• Thanks for the article, Jessica. I think this info will be helpful for many people. Flipping the classroom is certainly something I want to investigate for my classroom. I wonder how media engagement outside of school might affect my K-3 students for demonstrations and introductions for units. Lots to research that’s for sure!

    • Johanna Russell

      Jeffrey, my daughter (K) loves watching and doing art through video at home. It did take some time to each her a model for watching (watch the whole video first, then she watches and does, but she has to pause if it goes too fast). Here is a link to the first video she found success with independently.
      We LOVE Mr. Lungren’s videos (another art teacher who shares tips and tricks in the AOE Flipping the Art room course).

      • Thanks for the tip, Johanna. I actually have a couple of Mr. Lungren’s videos saved in my YouTube queue. I will investigate some others. And, that’s amazing that your kinder-aged daughter has the patience to watch this video and then follow along. It’s a long lesson. Great job teaching her patience and perseverance!

        • Johanna Russell

          Jeffrey, if you happen to have a youtube channel, I would love to check it out.
          I was also surprised that she is willing to sit for the videos. I would have thought the younger the student the shorter the video- but Mr. Lungren’s videos have me changing my mind about that. She can’t seem to store all of the knowledge in her head (she remembers the end product and some of the steps, but not the order) so it is very important that the video not go too fast so that she is able to watch and do.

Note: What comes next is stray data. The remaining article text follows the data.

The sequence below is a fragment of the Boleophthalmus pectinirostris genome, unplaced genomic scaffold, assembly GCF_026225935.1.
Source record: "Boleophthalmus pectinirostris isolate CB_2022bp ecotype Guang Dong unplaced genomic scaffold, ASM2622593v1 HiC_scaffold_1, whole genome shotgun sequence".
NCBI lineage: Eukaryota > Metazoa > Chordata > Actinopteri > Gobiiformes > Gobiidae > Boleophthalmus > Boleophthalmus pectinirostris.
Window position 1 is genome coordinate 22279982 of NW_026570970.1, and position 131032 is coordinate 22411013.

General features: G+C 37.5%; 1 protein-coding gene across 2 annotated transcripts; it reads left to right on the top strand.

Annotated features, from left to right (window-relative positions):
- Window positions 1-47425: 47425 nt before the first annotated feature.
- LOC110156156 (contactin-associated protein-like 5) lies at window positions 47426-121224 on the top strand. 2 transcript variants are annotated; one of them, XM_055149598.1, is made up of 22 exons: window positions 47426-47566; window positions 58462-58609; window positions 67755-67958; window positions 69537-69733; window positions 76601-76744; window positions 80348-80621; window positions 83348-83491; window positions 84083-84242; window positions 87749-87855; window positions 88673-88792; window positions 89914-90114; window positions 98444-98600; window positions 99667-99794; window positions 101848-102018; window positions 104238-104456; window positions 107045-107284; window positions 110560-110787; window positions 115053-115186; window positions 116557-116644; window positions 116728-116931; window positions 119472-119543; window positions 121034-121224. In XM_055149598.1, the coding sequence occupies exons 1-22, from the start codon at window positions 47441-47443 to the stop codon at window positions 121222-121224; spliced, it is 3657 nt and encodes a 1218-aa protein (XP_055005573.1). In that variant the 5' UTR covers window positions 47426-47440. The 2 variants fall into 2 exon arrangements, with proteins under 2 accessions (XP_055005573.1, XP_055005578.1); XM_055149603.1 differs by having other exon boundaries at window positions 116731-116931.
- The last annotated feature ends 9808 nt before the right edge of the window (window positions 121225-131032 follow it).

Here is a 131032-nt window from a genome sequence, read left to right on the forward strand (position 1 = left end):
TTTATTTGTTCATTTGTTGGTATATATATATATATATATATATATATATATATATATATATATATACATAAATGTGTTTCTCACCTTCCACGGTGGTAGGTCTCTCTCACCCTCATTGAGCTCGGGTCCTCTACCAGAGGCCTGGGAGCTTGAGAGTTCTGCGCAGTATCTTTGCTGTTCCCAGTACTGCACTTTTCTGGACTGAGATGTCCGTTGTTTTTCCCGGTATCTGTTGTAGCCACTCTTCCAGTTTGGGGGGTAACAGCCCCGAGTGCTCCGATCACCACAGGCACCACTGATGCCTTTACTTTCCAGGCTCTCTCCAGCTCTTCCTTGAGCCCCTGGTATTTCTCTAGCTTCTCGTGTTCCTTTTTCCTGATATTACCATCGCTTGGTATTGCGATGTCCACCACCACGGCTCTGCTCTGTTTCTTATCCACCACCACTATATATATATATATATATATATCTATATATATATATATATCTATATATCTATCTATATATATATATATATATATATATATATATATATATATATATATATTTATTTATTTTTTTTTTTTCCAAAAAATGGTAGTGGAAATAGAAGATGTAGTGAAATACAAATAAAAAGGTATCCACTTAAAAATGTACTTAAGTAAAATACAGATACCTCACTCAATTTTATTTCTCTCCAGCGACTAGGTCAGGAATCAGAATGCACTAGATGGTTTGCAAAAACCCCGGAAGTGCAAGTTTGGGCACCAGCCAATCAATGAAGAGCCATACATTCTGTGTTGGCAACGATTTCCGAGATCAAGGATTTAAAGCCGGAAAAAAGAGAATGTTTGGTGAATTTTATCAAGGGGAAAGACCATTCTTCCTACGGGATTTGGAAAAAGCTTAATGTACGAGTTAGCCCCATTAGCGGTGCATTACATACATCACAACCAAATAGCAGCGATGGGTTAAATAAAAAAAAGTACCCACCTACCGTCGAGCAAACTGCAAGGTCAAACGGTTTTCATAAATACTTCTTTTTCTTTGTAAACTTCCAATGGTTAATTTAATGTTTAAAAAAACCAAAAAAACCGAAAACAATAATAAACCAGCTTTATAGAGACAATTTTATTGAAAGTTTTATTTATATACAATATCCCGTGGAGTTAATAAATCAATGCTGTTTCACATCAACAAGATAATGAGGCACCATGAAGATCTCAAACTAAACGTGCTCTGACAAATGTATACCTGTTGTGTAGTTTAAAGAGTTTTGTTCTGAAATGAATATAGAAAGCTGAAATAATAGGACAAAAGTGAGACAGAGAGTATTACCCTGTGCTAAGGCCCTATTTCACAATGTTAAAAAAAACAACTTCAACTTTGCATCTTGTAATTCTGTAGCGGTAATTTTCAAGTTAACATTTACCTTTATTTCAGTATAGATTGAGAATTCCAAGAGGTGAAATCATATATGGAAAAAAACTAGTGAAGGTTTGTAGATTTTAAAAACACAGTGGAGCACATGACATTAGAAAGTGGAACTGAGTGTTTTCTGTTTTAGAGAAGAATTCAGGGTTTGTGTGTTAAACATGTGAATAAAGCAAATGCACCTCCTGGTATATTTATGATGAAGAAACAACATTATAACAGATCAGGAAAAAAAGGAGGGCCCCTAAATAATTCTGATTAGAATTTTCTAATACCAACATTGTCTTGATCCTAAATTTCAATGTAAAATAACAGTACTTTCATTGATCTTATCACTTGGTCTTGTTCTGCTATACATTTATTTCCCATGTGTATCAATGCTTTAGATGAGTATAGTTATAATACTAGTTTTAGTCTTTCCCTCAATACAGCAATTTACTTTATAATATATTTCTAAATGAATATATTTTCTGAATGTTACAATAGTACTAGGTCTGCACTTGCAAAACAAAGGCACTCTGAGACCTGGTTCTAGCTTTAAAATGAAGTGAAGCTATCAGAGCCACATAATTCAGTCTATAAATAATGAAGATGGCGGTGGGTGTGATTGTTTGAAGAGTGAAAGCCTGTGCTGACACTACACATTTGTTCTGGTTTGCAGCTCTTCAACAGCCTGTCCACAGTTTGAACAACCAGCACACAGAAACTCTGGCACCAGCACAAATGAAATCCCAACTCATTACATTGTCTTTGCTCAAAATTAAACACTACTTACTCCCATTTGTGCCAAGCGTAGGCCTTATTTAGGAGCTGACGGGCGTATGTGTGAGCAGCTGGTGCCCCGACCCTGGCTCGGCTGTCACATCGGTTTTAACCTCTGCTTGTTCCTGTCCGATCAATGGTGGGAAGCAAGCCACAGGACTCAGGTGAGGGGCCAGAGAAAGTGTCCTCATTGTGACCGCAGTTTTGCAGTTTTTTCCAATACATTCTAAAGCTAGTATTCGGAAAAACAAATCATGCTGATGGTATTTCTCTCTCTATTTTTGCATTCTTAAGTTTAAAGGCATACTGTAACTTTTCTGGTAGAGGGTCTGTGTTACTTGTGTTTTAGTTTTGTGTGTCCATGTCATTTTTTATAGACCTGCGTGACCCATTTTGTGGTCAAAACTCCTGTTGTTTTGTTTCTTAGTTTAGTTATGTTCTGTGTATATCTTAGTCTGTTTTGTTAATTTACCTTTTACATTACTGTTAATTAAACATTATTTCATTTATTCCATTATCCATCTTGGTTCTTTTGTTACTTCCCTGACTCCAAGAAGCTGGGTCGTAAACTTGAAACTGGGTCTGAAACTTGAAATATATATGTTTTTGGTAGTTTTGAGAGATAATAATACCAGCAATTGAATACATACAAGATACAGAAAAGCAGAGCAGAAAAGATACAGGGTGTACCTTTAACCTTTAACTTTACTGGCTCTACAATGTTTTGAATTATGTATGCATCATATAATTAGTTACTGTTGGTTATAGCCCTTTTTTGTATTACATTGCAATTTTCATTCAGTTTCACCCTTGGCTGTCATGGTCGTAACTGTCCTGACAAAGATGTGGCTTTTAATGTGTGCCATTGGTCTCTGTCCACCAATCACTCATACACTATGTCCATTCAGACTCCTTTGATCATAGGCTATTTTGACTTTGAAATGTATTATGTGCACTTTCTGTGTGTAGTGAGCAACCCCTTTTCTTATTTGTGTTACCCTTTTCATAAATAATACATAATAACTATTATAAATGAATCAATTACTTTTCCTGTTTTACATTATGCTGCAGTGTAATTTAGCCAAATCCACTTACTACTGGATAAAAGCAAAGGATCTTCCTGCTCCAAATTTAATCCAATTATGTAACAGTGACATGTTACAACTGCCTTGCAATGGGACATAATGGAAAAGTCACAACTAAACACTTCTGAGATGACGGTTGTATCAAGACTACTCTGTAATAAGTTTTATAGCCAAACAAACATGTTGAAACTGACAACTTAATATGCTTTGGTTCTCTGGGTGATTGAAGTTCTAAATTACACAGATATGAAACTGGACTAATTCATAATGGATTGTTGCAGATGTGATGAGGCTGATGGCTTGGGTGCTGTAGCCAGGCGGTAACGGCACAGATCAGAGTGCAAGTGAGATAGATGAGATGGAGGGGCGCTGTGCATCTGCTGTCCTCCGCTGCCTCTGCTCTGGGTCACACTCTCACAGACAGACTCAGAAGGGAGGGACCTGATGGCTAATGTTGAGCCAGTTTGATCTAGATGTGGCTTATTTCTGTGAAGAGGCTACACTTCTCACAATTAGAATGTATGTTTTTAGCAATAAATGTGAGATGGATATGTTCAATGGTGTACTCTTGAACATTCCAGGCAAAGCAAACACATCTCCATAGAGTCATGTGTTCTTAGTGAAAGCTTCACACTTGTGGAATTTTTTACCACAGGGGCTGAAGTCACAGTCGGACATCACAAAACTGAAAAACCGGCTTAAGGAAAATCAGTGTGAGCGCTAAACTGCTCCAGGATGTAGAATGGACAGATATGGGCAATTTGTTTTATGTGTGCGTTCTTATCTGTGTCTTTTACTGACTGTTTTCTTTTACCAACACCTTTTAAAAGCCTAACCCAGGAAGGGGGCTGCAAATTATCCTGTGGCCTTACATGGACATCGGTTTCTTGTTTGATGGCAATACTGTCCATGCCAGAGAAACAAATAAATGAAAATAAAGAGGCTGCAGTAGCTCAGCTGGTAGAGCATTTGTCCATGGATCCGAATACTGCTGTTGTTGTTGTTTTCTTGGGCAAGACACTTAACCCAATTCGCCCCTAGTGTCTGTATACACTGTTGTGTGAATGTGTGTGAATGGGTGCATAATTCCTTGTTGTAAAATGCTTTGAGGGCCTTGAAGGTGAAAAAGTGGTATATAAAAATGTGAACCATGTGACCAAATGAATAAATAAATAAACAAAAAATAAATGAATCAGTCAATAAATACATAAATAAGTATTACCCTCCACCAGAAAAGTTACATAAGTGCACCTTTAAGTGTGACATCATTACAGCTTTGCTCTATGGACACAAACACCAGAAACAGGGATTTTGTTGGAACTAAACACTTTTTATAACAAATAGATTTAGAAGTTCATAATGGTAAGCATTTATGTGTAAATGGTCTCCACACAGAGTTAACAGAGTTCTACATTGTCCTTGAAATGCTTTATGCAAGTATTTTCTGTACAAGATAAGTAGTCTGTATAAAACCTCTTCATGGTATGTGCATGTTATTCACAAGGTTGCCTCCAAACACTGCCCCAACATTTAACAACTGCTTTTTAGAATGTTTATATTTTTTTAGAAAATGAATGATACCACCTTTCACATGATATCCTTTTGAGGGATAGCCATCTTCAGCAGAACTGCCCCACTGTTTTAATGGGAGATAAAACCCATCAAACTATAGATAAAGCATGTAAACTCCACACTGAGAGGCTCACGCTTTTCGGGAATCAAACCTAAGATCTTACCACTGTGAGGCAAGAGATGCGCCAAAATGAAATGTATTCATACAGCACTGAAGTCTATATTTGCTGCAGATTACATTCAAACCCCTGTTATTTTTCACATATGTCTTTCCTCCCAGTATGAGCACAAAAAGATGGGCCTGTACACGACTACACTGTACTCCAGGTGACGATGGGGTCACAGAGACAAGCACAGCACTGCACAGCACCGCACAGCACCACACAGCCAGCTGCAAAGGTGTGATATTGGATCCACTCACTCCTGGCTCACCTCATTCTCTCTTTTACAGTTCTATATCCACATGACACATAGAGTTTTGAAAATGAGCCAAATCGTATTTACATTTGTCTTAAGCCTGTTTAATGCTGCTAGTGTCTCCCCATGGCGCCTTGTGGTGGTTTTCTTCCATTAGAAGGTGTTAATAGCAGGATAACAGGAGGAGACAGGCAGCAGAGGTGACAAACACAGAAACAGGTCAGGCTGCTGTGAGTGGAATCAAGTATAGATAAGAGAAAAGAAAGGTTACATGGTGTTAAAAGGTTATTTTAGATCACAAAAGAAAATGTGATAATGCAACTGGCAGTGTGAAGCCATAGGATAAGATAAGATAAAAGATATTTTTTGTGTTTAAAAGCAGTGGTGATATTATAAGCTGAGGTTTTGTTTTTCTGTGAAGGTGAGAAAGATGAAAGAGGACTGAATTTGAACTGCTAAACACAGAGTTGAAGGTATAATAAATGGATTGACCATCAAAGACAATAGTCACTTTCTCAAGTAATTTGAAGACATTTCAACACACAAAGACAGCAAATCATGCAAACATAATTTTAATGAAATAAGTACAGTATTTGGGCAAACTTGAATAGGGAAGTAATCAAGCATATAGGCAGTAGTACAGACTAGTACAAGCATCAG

I am also surprised by her want for independent learning. I didn’t realize that Kindergarteners still held on to the 3-year-old “I can do it myself” mentality because normally when we do art stuff together she wants me right there all of the time. But now I have figured out that all she wanted me for was for instant problem-solving… Anyway, sorry to go on and on, I am just fascinated by how different this generation of learners will be.

          • Actually, that is on my to-do list! I just relaunched my website,, a couple months back. So, I am staying focused on posting regularly and building a readership. I’m also gathering names for starting classes. Summertime will be my time for focusing on lesson planning during which time I plan on experimenting with lesson delivery using a flipped classroom model. Perhaps you would join my sites email list and we can keep in touch. I always can use feedback!

            I’m going to try this video on my kids: daughter who is pro-art, son who is neutral-art. Curious as to the reaction. : )

  • Helen Burns Iglar

    I’ve recently started a small version of flipping. My teaching assistant uses an iPad to video my demonstrations. Students who missed the class (or the demo) can use this individually to catch up on instruction. I can also use the videos for kids who need to see the demo again, and to reflect on how well a lesson or demo worked. My biggest issue is storing and labeling the videos for easy reference.

    • Johanna Russell

      Helen, what you have started sounds great. There are several storage options (google, YouTube), but I would recommend QR Codes as a way to share videos with students. There are many quick and easy qr code generator apps and then I just print the code and stick it on the poster/ board/ handout/ student examples of that project.

    • Great idea to utilize an assistant who is already in the room to help video tape your demos!

    • That’s a great idea using your TA! I don’t have one of those, but I’m wondering if I could get the woman who helps me with posting artwork to Artsonia to help me out. Definitely now on my list of things to explore before the end of the school year!

      Johanna’s recommendation for using QR Codes is a helpful one. I would add that creating a YouTube channel for yourself also opens up the opportunity for others in our field to use your hard work (as well as non-school Moms and Dads who are looking for stuff to do with their kids to do at home!).